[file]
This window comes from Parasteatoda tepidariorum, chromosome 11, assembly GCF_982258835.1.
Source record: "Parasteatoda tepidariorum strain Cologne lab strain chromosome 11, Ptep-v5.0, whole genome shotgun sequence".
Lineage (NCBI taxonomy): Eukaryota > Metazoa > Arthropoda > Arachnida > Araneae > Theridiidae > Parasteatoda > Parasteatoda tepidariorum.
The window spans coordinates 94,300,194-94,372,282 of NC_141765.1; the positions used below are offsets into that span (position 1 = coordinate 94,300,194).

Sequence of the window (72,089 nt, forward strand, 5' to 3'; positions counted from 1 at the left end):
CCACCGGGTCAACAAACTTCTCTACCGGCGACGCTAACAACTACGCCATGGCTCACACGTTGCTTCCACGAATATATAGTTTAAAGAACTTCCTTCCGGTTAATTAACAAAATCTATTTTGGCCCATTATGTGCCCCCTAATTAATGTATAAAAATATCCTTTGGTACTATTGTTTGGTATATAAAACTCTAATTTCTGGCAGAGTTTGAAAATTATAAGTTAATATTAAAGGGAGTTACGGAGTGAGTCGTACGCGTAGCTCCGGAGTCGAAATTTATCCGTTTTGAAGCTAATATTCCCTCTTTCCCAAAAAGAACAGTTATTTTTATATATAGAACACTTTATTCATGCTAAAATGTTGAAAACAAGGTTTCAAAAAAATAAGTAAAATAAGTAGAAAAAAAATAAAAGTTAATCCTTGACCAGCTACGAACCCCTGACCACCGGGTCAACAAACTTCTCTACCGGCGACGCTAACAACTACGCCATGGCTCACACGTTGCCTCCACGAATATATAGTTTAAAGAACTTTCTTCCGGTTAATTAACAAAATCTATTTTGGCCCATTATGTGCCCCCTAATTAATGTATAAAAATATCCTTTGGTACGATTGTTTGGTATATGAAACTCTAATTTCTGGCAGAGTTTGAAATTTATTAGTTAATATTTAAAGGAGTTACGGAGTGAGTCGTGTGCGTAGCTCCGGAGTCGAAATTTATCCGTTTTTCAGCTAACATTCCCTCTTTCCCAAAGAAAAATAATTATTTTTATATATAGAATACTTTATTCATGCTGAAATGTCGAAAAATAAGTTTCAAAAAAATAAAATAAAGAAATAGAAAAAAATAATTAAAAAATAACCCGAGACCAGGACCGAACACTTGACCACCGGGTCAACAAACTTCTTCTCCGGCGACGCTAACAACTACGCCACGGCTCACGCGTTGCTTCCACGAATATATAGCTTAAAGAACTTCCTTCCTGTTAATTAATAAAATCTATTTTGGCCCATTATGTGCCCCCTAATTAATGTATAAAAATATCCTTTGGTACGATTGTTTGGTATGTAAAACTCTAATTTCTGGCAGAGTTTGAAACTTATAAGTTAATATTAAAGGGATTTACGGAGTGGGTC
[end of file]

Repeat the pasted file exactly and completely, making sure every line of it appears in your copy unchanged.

This window comes from Parasteatoda tepidariorum, chromosome 11, assembly GCF_982258835.1.
Source record: "Parasteatoda tepidariorum strain Cologne lab strain chromosome 11, Ptep-v5.0, whole genome shotgun sequence".
Lineage (NCBI taxonomy): Eukaryota > Metazoa > Arthropoda > Arachnida > Araneae > Theridiidae > Parasteatoda > Parasteatoda tepidariorum.
The window spans coordinates 94,300,194-94,372,282 of NC_141765.1; the positions used below are offsets into that span (position 1 = coordinate 94,300,194).

Sequence of the window (72,089 nt, forward strand, 5' to 3'; positions counted from 1 at the left end):
CCACCGGGTCAACAAACTTCTCTACCGGCGACGCTAACAACTACGCCATGGCTCACACGTTGCTTCCACGAATATATAGTTTAAAGAACTTCCTTCCGGTTAATTAACAAAATCTATTTTGGCCCATTATGTGCCCCCTAATTAATGTATAAAAATATCCTTTGGTACTATTGTTTGGTATATAAAACTCTAATTTCTGGCAGAGTTTGAAAATTATAAGTTAATATTAAAGGGAGTTACGGAGTGAGTCGTACGCGTAGCTCCGGAGTCGAAATTTATCCGTTTTGAAGCTAATATTCCCTCTTTCCCAAAAAGAACAGTTATTTTTATATATAGAACACTTTATTCATGCTAAAATGTTGAAAACAAGGTTTCAAAAAAATAAGTAAAATAAGTAGAAAAAAAATAAAAGTTAATCCTTGACCAGCTACGAACCCCTGACCACCGGGTCAACAAACTTCTCTACCGGCGACGCTAACAACTACGCCATGGCTCACACGTTGCCTCCACGAATATATAGTTTAAAGAACTTTCTTCCGGTTAATTAACAAAATCTATTTTGGCCCATTATGTGCCCCCTAATTAATGTATAAAAATATCCTTTGGTACGATTGTTTGGTATATGAAACTCTAATTTCTGGCAGAGTTTGAAATTTATTAGTTAATATTTAAAGGAGTTACGGAGTGAGTCGTGTGCGTAGCTCCGGAGTCGAAATTTATCCGTTTTTCAGCTAACATTCCCTCTTTCCCAAAGAAAAATAATTATTTTTATATATAGAATACTTTATTCATGCTGAAATGTCGAAAAATAAGTTTCAAAAAAATAAAATAAAGAAATAGAAAAAAATAATTAAAAAATAACCCGAGACCAGGACCGAACACTTGACCACCGGGTCAACAAACTTCTTCTCCGGCGACGCTAACAACTACGCCACGGCTCACGCGTTGCTTCCACGAATATATAGCTTAAAGAACTTCCTTCCTGTTAATTAATAAAATCTATTTTGGCCCATTATGTGCCCCCTAATTAATGTATAAAAATATCCTTTGGTACGATTGTTTGGTATGTAAAACTCTAATTTCTGGCAGAGTTTGAAACTTATAAGTTAATATTAAAGGGATTTACGGAGTGGGTC